One idea I heard floating around was the to buy one for yourself, you would have to buy one towards the initiative.

This is similar to what the Freeplay Foundatation and C. Crane were doing with the Freeplay Lifeline Radios [ccrane.com] . Buy one for yourself, and one is donated to orphans in Rawanda.

Apparently this wasn't popular enough, because it looks like Freeplay and C. Crane have discontinued the program. The radios were probably too large and ugly for most American shortwave consumers, I suppose.

as idiotic as the rest of the program (-1, Flamebait)

frovingslosh (582462) | more than 7 years ago | (#17582752)

Yea, you wouldn't want to make a product like this available to people openly. That would only result in a greater availability of software for it and help reduce costs for all devices due to economy of scale. Much better to have questionable governments and other organizations buy them at a discount and rather than put them in the hands of those they are intended for sell them at inflated prices on the electronic bay of theives, with the market boosted by no legitimate channel to buy them, increasing the black market profit and having a negative effect on the olpc program.

These guys seem to have no Goddamn clue (3, Funny)

Rogerborg (306625) | more than 7 years ago | (#17582758)

Why would they not want to sell the initial run of these things at a markup to us decadent westerners in order to get the volumes up and bring down the unit cost? Do they not understand the concept of flushing out problems by unloading overpriced units on early adopters? They really need to speak to Apple.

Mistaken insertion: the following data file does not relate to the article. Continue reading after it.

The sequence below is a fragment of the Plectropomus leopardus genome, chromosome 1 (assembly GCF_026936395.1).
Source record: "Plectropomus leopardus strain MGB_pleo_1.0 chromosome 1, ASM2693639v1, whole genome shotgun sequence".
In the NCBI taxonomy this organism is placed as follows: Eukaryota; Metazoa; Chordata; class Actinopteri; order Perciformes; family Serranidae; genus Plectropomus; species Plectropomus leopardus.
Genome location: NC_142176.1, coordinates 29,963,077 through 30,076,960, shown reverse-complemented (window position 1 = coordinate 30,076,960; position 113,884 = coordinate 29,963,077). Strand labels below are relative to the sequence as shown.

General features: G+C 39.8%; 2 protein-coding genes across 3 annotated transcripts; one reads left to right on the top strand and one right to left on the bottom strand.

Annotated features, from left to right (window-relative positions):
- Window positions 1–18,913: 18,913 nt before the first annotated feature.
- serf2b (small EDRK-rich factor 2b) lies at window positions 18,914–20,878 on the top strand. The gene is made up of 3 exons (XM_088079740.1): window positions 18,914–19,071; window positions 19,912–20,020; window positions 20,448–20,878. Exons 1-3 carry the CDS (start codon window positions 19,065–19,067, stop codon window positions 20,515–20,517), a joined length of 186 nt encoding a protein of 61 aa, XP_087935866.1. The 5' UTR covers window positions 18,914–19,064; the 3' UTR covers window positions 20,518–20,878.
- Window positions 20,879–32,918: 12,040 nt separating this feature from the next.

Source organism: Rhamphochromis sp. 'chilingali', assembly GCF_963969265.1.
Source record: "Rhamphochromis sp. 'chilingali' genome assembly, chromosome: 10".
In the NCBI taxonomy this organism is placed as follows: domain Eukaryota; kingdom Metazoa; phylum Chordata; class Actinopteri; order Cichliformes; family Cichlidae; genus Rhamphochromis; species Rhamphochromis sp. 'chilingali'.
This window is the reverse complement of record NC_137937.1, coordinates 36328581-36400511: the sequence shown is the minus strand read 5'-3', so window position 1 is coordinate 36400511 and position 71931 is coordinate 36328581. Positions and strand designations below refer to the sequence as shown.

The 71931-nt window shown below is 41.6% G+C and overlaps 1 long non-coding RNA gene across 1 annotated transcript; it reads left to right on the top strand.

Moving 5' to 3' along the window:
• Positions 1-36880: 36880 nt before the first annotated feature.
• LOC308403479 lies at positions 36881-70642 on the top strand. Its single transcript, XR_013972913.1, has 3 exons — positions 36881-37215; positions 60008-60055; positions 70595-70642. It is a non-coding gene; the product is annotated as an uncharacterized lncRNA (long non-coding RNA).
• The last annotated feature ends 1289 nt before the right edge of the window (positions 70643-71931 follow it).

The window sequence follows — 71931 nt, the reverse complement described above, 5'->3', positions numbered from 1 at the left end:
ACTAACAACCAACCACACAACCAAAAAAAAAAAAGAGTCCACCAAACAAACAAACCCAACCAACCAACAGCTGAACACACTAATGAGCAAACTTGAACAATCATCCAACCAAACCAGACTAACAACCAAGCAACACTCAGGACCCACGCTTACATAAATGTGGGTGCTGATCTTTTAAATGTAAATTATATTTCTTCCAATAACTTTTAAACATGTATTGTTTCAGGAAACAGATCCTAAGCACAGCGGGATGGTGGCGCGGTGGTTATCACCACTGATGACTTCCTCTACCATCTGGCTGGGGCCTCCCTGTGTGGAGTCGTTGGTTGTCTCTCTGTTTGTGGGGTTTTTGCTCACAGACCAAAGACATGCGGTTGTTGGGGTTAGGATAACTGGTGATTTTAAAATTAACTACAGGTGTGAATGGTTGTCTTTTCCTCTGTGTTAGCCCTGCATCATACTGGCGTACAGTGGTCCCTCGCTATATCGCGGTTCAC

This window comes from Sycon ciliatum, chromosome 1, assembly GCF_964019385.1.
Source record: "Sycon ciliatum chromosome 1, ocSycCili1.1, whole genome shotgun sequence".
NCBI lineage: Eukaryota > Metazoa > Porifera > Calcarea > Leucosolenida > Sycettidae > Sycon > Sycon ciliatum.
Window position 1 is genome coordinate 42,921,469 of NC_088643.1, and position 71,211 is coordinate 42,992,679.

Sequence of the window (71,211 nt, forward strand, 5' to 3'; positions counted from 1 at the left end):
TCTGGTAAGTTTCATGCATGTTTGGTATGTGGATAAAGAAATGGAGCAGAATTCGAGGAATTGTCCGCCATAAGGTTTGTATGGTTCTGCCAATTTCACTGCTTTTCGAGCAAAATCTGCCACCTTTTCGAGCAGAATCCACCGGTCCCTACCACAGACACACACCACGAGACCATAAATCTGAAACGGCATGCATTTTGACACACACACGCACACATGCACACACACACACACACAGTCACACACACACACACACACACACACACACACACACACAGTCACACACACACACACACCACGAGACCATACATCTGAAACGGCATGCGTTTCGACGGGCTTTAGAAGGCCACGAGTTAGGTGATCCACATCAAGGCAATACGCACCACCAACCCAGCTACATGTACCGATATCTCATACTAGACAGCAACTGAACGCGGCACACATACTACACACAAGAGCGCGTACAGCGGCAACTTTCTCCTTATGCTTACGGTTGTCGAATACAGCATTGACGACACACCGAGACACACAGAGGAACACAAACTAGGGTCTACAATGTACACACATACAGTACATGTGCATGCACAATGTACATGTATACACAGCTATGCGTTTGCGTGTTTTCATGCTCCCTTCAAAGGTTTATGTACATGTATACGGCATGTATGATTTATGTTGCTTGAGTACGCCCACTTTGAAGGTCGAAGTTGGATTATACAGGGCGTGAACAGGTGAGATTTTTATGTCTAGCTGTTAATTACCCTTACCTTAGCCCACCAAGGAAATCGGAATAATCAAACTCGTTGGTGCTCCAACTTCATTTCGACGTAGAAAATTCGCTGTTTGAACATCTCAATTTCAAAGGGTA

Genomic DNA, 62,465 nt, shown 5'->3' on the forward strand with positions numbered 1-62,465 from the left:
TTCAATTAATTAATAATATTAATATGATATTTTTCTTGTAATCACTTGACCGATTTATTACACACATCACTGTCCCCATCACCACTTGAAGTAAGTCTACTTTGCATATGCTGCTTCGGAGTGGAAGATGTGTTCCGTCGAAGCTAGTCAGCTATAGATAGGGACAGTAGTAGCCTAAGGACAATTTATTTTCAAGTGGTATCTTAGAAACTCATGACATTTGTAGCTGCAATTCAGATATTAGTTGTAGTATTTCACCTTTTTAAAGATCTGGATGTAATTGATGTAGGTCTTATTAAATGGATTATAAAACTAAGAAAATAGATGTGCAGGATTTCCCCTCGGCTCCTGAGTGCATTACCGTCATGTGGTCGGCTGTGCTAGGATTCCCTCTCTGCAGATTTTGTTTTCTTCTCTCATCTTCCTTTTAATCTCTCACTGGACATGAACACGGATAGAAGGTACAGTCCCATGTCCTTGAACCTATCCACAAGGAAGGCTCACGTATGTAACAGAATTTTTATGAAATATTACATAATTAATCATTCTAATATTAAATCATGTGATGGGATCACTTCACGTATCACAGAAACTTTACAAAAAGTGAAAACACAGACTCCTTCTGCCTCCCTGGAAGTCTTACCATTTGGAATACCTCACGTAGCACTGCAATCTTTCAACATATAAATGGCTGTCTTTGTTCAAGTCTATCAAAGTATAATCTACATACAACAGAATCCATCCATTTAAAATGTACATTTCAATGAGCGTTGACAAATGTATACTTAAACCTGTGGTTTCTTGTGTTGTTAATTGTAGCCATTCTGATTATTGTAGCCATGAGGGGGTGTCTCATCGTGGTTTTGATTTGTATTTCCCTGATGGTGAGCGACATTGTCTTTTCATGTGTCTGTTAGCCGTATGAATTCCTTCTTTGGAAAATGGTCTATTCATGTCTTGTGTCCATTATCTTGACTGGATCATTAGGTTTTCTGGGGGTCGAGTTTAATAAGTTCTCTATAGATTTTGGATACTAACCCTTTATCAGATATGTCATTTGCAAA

Re:These guys seem to have no Goddamn clue (0)

Anonymous Coward | more than 7 years ago | (#17583098)

...and Sony

Re:These guys seem to have no Goddamn clue (1)

DragonWriter (970822) | more than 7 years ago | (#17583502)

Why would they not want to sell the initial run of these things at a markup to us decadent westerners in order to get the volumes up and bring down the unit cost?


Assuming this part is serious, and only (if anything) the later questions were sarcastic...

The orders they are taking are something like 1 million+ units per order; it would take a huge (and expensive) marketing blitz to even have a remote chance of getting enough consumer sales to make a substantial difference in the overall volume and unit cost. Plus, selling the same units (rather than a visually distinctive consumer model as the OLPC folks have talked about as a possible follow on) would undermine their efforts to use social disapproval as a method of restraining theft and resale. Plus, further, the markup would be huge: the reason the laptop is so inexpensive isn't just the components, its the lack of the kind of retail chain, facilities for individual support, etc., that are needed to support a consumer product.

Good Decision (4, Interesting)

Suriken (922504) | more than 7 years ago | (#17582788)

Definitely a good decision if there is going to be a shortage (at the start) of these products in the developing countries. reportedly enough for some to sell on the "gray-market"